'Crisis' is not a word that should be used lightly, and public health officials know that better than most. Upon reviewing this year's ongoing measles research, the directors of both WHO and UNICEF, however, are personally convinced.
"We are in the middle of a global measles crisis," they together declared in a recent opinion piece for CNN.
Whether their agencies ultimately issue the same warning remains to be seen, but so far, data show that the trend is irrefutable. Within the first three months of 2019, a preliminary survey from the World Health Organization (WHO) has tallied a 300 percent increase in measles cases around the world.
In some regions, like Africa, the numbers have risen 700 percent from the year before. And these are just the ones we know about. WHO estimates that more than 90 percent of all global cases go unreported.
"By the time you finish reading this, we estimate that at least 40 people - most of them children - will be infected by this fast-moving, life-threatening disease," write Henrietta Fore, the executive director of UNICEF, and Tedros Adhanom Ghebreyesus, the director general of WHO, in their shared piece.
Today, all regions of the world are experiencing a surge in measles cases, even in countries with high vaccinations rates, like the US, Thailand, and Israel. Then again, all it takes is one gap in coverage, or one hole in the boat, for things to get out of control.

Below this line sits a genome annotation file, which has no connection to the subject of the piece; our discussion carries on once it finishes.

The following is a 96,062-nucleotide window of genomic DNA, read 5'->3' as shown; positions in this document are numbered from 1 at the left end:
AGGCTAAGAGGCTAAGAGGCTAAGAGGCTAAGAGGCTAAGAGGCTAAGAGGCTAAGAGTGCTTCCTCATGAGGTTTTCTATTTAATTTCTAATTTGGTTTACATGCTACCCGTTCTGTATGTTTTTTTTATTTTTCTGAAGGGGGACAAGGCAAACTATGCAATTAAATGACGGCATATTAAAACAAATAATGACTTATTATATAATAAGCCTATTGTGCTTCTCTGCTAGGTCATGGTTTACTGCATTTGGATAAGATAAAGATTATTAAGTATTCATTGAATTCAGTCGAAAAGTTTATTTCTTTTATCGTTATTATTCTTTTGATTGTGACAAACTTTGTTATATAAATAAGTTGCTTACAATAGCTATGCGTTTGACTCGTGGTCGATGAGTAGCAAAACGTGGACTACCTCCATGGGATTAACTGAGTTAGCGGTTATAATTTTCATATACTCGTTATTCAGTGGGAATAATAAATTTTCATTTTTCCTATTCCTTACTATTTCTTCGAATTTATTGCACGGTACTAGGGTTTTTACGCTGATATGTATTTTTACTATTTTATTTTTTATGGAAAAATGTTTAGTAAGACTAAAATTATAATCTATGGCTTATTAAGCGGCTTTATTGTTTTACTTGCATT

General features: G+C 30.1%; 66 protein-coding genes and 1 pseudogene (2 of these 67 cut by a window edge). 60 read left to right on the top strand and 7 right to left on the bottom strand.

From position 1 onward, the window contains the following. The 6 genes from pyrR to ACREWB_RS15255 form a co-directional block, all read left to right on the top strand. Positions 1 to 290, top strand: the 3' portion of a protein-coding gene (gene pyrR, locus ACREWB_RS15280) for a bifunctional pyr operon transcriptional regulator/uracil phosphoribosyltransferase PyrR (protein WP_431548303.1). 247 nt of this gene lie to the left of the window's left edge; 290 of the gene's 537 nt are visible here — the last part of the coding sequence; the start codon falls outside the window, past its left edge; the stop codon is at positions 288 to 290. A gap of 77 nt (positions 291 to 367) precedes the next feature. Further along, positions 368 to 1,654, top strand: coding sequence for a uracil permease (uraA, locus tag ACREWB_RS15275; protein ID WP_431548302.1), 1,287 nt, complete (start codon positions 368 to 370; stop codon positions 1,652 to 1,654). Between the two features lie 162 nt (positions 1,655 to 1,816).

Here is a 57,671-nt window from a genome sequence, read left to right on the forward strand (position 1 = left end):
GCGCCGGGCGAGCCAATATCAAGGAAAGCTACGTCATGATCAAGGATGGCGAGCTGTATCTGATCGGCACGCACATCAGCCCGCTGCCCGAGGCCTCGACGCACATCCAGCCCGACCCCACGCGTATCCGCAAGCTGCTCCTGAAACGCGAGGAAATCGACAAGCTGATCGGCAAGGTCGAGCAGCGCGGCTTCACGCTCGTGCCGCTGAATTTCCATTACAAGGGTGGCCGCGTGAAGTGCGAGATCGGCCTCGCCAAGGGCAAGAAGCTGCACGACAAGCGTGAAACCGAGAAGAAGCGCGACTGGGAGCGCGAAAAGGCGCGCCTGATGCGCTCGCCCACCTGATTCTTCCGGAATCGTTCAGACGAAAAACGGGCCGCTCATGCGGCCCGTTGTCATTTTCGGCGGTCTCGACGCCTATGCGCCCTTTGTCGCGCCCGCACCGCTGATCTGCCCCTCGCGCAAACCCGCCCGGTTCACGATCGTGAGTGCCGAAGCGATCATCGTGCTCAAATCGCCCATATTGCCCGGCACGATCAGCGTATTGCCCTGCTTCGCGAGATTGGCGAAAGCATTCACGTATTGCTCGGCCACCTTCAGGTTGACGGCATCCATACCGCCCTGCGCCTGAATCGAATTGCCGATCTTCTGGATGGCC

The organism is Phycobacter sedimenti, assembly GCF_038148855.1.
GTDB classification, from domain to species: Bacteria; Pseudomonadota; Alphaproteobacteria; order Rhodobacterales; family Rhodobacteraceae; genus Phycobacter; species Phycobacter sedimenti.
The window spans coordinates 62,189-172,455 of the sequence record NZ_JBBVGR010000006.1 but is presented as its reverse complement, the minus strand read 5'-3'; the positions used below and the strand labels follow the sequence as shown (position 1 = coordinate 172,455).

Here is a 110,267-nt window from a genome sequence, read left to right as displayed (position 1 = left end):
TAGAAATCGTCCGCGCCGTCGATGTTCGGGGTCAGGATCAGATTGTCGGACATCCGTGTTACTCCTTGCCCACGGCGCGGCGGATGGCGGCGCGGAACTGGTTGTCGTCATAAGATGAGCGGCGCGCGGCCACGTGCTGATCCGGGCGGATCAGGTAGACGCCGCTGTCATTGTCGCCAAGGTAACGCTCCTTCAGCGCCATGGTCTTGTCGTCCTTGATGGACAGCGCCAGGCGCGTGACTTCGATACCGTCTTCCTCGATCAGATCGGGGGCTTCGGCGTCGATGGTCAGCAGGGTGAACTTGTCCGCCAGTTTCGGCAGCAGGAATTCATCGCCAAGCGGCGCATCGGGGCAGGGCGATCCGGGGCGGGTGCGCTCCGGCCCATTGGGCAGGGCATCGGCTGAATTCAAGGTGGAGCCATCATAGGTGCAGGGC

Right now, there are ongoing measles outbreaks in the Democratic Republic of the Congo, Ethiopia, Georgia, Kazakhstan, Kyrgyzstan, Madagascar, Myanmar, Philippines, Sudan, Thailand, and Ukraine.
And while many people in these countries are clamoring for vaccines, New York's recent public health emergency has more to do with medical hesitancy.
Earlier this year, WHO listed fear of vaccines as one of the most dire threats to human health in 2019, and just a few months later, that concern appears entirely justified.
With measles outbreaks in New York, Washington, California, and New Jersey, the United States has already counted more cases of this disease than all the 12 months of 2018 combined.
"We welcome initial steps taken by digital companies such as Facebook, Amazon, and YouTube to quarantine these vaccine myths," Fore and Ghebreyesus write, "but it will take much more - not only from these online platforms but from governments, individuals and the health community - to make sure all children get their vaccines at the right time."
Measles is one of the most infectious diseases on the planet, and before we had ourselves an effective vaccine, nearly all children got this potentially fatal disease by the time they were 15 years of age.
Since 2000, an estimated 20 million lives have been saved by this immunization, and that's essentially what's at stake. The directors warn that unless the world stands up for science, for health, and for vaccines, more people will pay the price for our complacency.
If that's not a crisis now, it soon will be.
The preliminary data were published online by the World Health Organization.
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